Tag Archive | "postponing retirement"

Invest More Conservatively After Retirement


Prior to retirement, you’ll probably want to take a little more risk in your investments to maximize your return, but you may want to invest more conservatively after retirement.

Invest more conservatively after retirement to protect your assets and financial security.

Invest more conservatively after retirement

Since you want to have as much money as possible saved when you retire, higher risk investments — with the associated higher returns — make good sense. Even if the market goes south, you’ll still have several years of employment to carry you through until the market rebounds. You might also consider working a few extra years to save even more.

The single biggest difference is that you have a lot more flexibility during your career when it comes to retirement planning. For example, if you have the bulk of your retirement accounts in stocks and the market tanks, you’ve got plenty of options for rebuilding the value of those accounts.

With years of work still ahead of you, you can simply sit back and wait for the market to rebound and eventually climb to higher ground. Or you can pump up the amount you contribute to your retirement accounts, which will hasten the recovery of your balances.

After you’ve retired, it’s a vastly different scenario.

Unlike during your career when you’re still putting money into your 401(k), IRA or other accounts, you’ll be pulling money out of your nest egg once you retire. And that creates a very different dynamic.

Specifically, the combination of investment losses from a market downturn, plus withdrawals from your account for retirement living expenses creates a double-whammy effect that can decimate the value of your portfolio and dramatically increase your chances of outliving your dough.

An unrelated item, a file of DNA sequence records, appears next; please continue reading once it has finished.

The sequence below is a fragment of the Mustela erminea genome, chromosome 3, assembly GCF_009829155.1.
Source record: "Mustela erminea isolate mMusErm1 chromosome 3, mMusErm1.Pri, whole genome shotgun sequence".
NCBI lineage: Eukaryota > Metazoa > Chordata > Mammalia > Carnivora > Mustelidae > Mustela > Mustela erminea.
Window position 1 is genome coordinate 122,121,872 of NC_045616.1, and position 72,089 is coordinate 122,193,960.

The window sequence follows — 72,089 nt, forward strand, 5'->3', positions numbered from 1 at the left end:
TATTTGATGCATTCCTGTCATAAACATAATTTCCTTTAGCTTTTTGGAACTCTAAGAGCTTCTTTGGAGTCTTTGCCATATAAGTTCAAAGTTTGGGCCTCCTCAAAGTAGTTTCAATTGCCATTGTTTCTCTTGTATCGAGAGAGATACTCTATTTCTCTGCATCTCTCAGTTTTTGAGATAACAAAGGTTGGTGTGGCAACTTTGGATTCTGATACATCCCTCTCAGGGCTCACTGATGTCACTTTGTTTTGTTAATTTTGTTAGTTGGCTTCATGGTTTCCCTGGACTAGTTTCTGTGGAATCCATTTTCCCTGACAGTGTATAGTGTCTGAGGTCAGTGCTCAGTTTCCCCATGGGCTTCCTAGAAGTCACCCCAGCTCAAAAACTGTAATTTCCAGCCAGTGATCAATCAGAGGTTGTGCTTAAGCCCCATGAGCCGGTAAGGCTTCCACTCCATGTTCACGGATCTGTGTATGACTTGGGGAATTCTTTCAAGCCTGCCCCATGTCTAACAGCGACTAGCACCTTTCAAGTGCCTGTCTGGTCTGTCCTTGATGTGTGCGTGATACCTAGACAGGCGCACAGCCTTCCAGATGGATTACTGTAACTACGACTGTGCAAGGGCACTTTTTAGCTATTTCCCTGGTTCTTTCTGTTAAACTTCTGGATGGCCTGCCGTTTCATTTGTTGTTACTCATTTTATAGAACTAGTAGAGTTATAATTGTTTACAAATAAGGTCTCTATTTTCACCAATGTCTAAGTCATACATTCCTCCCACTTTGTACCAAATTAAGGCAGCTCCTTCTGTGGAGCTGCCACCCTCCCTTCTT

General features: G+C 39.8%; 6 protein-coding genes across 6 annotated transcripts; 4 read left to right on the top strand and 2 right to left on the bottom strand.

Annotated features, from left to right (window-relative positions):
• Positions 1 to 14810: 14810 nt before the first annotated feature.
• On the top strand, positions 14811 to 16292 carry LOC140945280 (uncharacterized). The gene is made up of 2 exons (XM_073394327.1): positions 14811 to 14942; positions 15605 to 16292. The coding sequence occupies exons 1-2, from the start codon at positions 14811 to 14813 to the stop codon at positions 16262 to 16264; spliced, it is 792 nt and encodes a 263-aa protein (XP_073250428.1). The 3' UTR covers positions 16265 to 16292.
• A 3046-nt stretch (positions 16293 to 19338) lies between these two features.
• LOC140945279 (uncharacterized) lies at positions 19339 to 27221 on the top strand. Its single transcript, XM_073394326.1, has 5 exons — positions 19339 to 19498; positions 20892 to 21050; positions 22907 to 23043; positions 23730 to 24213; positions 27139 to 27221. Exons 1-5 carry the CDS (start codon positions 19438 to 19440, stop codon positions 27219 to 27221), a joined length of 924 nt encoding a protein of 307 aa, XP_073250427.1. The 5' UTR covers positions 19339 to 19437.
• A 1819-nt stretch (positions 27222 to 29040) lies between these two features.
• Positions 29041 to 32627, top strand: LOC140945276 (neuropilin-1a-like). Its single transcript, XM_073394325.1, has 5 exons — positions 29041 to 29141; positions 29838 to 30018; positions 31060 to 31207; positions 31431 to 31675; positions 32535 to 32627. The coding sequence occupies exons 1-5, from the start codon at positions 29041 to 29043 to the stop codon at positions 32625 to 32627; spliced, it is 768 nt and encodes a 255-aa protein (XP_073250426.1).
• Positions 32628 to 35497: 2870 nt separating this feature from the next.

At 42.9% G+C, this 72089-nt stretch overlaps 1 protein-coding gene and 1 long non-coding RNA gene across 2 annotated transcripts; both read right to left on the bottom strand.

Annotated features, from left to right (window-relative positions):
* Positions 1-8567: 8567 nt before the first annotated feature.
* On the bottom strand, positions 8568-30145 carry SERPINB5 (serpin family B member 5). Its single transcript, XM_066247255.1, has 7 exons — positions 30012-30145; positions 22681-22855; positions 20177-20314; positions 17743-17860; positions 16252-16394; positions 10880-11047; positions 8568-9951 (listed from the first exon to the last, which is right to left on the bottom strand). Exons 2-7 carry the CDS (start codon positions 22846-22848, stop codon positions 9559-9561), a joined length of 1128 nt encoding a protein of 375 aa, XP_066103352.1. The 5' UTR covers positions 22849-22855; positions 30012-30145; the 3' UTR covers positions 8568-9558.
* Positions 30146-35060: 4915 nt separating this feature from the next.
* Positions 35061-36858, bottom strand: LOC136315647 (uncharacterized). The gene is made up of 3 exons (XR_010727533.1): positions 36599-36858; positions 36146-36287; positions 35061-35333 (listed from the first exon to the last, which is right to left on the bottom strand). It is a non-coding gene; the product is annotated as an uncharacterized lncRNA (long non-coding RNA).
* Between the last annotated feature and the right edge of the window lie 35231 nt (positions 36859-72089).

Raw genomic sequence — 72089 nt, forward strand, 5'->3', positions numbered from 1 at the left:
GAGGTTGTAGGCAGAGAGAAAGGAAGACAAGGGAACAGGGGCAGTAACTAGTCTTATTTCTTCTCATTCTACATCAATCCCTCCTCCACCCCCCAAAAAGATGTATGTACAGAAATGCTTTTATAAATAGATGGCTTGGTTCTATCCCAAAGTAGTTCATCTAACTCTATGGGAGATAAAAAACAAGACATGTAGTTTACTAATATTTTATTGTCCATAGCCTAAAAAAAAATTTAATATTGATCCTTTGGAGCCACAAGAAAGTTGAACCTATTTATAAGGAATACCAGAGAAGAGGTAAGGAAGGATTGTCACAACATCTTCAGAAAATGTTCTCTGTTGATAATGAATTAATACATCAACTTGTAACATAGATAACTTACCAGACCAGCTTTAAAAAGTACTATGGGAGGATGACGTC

As a result, the same market meltdown that may be very unsettling during your career can be absolutely devastating after you’ve retired, perhaps even forcing you to radically scale back your standard of living to avoid running through your money too soon.

There is no single “right” answer to how you should invest — before or after retirement. But, because of your reduced earning power it’s wise to invest more conservatively after retirement.

Click here to read more about why you should invest more conservatively after retirement.

Posted in Creating a Personalized Retirement Plan, Planning for Your Retirement, Retirement Investment Options, Retirement Plan Challenges, Saving for RetirementComments (0)

Increase Your Retirement Savings


The secret to a financially secure retirement is simple: save enough money. But, as with most truisms, it’s much easier said than done. What’s a hard-working American to do? Here are some tips to help you increase your retirement savings.

Plan to work longer to help increase your retirement savings.

Increase your retirement savings

All of the following suggestions are much like “save enough money” — simple to understand, but sometimes very hard to do. If you’re successful however, you’ll have gone a long way toward ensuring a financially secure retirement.